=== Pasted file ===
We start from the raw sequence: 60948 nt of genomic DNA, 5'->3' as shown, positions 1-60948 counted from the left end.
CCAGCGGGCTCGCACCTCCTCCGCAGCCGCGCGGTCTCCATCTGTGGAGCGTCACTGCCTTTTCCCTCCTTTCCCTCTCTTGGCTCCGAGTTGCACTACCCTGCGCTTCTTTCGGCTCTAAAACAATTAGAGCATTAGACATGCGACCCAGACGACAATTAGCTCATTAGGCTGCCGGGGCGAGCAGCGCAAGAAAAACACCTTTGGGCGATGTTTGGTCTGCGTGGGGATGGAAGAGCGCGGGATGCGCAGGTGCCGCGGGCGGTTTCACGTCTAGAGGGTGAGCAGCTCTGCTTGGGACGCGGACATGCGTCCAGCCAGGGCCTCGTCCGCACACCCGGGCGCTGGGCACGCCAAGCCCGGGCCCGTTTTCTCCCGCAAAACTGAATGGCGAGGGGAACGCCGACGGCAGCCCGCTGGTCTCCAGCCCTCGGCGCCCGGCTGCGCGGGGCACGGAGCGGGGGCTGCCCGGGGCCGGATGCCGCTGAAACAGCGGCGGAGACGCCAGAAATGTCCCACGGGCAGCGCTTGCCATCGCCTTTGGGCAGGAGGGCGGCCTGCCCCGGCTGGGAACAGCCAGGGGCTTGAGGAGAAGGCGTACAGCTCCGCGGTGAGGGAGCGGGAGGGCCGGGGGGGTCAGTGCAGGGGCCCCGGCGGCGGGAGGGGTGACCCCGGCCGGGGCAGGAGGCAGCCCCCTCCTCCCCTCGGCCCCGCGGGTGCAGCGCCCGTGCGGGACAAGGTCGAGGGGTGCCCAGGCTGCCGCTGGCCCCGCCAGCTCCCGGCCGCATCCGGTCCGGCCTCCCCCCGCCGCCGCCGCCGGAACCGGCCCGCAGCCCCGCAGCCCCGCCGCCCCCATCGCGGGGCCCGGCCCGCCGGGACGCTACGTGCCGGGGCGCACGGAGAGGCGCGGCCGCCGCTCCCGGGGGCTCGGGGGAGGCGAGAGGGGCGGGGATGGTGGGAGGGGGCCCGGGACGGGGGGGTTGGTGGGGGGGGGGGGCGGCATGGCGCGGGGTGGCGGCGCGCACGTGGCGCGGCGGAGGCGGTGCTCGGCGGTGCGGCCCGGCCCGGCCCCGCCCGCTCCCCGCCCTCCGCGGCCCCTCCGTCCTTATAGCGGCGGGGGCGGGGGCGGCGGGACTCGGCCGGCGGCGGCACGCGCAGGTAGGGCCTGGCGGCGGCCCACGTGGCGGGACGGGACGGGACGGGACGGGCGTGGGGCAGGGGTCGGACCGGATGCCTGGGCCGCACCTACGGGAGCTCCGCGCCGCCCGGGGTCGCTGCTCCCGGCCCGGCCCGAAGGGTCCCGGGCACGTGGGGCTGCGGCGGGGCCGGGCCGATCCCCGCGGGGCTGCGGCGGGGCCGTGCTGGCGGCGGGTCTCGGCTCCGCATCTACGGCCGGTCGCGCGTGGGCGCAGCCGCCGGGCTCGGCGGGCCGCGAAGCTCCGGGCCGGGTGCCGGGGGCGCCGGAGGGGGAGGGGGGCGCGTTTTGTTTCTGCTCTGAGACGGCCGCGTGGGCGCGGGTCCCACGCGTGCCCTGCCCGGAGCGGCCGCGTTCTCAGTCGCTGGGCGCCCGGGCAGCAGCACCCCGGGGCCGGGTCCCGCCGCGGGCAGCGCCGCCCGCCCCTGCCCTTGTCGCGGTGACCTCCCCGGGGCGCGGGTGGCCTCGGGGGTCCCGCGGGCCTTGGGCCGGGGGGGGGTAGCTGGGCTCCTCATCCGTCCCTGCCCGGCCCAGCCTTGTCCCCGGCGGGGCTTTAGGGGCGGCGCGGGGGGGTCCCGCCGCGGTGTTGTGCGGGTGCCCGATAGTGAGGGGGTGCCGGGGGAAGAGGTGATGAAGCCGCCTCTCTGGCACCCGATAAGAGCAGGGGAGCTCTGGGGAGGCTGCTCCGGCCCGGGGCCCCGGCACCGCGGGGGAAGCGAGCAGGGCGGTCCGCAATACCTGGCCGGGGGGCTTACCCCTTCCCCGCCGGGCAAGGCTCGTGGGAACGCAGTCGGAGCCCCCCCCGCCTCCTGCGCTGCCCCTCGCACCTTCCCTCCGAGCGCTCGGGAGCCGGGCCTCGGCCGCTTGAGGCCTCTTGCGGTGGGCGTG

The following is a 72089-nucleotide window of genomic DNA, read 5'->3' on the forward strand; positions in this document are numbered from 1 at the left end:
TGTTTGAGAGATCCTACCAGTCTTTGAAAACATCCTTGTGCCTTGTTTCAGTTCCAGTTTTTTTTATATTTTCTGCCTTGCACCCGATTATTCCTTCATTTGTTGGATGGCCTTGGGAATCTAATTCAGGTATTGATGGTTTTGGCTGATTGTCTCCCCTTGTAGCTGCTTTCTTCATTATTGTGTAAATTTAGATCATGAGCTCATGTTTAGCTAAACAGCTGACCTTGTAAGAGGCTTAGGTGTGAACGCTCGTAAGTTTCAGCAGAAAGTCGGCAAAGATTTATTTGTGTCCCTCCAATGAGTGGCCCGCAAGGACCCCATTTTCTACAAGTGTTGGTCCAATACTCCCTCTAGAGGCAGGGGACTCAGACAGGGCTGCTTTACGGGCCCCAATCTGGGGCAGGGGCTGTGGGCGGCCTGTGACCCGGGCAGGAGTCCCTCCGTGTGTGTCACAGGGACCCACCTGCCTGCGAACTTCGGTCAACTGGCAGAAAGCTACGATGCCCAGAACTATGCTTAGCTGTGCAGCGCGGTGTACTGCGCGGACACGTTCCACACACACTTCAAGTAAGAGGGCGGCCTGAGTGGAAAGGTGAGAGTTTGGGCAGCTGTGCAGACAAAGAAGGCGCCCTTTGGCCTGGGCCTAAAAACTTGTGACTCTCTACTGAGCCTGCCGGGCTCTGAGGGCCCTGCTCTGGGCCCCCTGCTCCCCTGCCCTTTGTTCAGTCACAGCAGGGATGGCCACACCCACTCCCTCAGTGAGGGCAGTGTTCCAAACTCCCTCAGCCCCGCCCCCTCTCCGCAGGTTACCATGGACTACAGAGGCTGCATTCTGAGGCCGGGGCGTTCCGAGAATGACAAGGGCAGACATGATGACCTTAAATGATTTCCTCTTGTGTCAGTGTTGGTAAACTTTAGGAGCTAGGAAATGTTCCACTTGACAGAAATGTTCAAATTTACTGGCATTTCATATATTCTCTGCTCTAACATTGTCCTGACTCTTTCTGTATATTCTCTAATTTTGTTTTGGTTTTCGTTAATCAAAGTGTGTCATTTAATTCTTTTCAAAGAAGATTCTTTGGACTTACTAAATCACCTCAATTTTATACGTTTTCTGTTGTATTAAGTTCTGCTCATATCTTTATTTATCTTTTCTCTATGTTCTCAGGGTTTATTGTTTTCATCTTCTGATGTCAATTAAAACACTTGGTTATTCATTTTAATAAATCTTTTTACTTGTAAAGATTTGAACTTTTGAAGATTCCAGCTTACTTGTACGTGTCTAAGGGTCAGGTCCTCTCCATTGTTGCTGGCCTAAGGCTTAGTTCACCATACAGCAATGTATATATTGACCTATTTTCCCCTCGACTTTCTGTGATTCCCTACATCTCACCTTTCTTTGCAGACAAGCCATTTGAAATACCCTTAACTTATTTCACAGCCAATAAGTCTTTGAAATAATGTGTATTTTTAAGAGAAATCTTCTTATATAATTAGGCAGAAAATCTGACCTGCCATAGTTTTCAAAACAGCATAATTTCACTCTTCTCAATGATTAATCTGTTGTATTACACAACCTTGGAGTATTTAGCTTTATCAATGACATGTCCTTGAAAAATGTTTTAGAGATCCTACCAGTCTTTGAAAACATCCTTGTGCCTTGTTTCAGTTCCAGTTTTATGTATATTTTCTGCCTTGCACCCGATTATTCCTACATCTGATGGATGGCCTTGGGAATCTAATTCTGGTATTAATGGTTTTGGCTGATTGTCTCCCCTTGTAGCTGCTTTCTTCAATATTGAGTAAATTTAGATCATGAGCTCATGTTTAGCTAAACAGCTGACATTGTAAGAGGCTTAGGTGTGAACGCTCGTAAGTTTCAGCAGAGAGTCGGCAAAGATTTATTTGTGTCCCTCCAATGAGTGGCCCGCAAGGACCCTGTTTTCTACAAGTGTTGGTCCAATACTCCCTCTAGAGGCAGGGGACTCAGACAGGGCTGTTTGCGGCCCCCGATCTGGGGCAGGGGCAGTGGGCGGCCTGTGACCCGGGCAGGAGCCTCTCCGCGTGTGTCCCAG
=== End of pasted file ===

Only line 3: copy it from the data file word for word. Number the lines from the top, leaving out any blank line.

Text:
The following is a 72089-nucleotide window of genomic DNA, read 5'->3' on the forward strand; positions in this document are numbered from 1 at the left end: